faerian said...

BEAUTIFUl healing. Beautiful forgiveness.

Lisa said...

I am in tears. Good tears, but tears. To the sepia dancer within you and all of us...Namaste.

Jen said...

Tears, Love, Understanding
I so wish we lived closer. Until we meet here's a BIG HUG!

Ellie said...

Beautiful post!

Tracy Carlton said...

your sharing this healing, heals me. thank you.

(the little 'word verification prompt? ~ blessedp)

that says it right there.

Lis said...

My teacher once said he did not believe one could truly experience Self Realization without singing and dancing ...

Jai Bhagwani ✺

xo Lis

Michelle said...

Wow, wow, wow!!!! This is amazing and beautiful and powerful. What a gift you experienced! Thank you so much for sharing it with us!!!

KS said...

Powerful post. I feel inspired by you to peel away layers. Thank you Connie. See you at YP!

Deborah Weber said...

What a profoundly beautiful post! I celebrate your healing and your beauty!

Inner Artist said...

What a truly beautiful post and what amazing talent you have for fearlessly expressing your innermost self in your writing and art, and what some of us out here are feeling also. I serendipitously arrived at your blog one day and have never been able to leave because you are just such an inspirational young woman (I'm probably twice your age). Connie, I honour you for following your heart and for the fearless, loving person, poet and artist that you are. As I'm not a poet myself, go here to read a beautiful poem by an Australian poet which expresses what I'd like to say to you after reading your post: http://pool.abc.net.au/media/i-honour-you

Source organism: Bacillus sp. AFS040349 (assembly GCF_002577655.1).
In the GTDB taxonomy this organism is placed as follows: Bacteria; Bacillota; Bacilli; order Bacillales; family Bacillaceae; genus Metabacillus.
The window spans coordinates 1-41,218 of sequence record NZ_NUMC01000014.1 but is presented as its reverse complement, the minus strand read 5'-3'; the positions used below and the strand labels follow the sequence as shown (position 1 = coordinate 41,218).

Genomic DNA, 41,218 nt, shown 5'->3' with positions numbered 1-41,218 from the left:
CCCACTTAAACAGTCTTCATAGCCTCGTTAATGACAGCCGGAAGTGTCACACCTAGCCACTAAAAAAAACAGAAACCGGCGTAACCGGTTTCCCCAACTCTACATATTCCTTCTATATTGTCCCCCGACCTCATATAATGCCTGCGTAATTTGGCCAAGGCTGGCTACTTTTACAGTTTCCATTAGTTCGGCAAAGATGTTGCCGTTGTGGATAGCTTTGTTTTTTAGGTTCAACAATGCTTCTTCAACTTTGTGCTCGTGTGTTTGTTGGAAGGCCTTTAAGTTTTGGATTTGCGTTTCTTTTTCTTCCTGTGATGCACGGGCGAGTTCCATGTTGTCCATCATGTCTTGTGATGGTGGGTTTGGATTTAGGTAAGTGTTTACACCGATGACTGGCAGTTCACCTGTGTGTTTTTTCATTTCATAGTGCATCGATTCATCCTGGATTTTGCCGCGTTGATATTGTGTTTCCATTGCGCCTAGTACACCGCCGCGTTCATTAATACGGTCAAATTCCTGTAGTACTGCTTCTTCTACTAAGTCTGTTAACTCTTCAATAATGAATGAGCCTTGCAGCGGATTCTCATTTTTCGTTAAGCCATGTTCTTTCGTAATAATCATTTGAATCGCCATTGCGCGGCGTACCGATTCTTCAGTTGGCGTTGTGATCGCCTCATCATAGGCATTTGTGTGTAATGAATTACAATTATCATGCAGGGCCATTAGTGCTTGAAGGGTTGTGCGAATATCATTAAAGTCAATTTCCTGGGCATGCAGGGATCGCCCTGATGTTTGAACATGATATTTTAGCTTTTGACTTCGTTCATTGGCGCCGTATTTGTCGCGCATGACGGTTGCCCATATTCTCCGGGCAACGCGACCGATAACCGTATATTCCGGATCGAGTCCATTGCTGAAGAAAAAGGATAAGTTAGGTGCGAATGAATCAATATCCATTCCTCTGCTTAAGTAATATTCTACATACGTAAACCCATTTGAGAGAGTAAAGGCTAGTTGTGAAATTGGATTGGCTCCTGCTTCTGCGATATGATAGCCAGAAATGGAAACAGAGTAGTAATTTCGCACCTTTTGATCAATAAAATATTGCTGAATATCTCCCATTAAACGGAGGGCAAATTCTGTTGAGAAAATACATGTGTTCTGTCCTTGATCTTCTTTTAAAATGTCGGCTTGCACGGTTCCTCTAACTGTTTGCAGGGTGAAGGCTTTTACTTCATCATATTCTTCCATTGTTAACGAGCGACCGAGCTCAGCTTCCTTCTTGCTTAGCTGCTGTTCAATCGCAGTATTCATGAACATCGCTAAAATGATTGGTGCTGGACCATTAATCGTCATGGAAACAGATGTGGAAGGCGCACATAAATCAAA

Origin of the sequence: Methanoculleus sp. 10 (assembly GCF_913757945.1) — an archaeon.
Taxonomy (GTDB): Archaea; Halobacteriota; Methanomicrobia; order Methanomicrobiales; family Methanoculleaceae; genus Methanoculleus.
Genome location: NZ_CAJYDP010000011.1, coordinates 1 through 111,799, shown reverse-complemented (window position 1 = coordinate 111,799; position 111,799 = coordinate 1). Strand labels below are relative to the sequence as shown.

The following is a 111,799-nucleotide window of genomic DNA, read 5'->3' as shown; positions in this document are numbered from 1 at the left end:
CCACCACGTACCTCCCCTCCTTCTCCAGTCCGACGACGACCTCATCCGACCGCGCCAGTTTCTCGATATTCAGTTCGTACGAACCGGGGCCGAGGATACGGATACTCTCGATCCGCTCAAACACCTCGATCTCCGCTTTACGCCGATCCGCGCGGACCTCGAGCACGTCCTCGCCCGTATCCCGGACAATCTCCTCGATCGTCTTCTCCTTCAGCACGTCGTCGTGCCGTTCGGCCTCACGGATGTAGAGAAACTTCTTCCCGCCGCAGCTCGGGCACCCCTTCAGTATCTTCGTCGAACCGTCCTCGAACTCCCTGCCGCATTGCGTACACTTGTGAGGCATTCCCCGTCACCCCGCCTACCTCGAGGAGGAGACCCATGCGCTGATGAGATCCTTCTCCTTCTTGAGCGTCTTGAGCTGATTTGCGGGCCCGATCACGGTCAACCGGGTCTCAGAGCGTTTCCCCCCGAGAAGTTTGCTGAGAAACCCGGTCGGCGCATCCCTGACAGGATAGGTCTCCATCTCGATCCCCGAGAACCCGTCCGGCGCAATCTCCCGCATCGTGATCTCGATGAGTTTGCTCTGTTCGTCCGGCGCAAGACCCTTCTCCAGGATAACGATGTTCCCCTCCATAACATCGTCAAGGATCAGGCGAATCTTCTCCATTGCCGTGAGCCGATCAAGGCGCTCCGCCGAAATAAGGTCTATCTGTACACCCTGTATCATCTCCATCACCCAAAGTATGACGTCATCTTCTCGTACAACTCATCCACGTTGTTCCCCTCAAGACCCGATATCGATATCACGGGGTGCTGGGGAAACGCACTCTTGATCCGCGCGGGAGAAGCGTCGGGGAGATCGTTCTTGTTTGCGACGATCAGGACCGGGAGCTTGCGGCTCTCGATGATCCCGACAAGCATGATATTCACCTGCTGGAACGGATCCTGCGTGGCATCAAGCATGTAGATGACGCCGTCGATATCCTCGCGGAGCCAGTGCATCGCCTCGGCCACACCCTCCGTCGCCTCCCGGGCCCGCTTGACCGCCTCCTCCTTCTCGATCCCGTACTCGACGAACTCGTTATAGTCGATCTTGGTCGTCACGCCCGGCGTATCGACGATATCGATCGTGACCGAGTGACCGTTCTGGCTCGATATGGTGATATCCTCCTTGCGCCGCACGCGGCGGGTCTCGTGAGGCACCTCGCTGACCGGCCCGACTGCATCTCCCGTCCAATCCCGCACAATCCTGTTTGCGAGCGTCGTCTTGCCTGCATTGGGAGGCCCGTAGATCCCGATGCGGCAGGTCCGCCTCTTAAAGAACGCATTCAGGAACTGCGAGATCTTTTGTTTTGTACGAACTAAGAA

jodie said...

speechless.

laurie said...

i am the step mother of a beautiful thirteen year old girl. it is not always easy for either of us but i cannot imagine life without her. thanks for reminding me to tell her that. Krishna Das is coming to arizona in june and i am determined to go. let me know if you want to ride together!

gypsy said...

Sounds like you were in some super serious state of flow, baby!

motherdana said...

What a blessed experience!
You have a wonderful way of using words to paint the picture. You are truly a wordsmith :)
Thank you for sharing, it is a great gift that you have shared. I never tire of gentle reminders of what I can accomplish if only I allow myself.

Peace and love always,
Dana

Anonymous said...

That was so vivid and so relatable. Thank you! Thank you! THANK YOU!
Polly Ann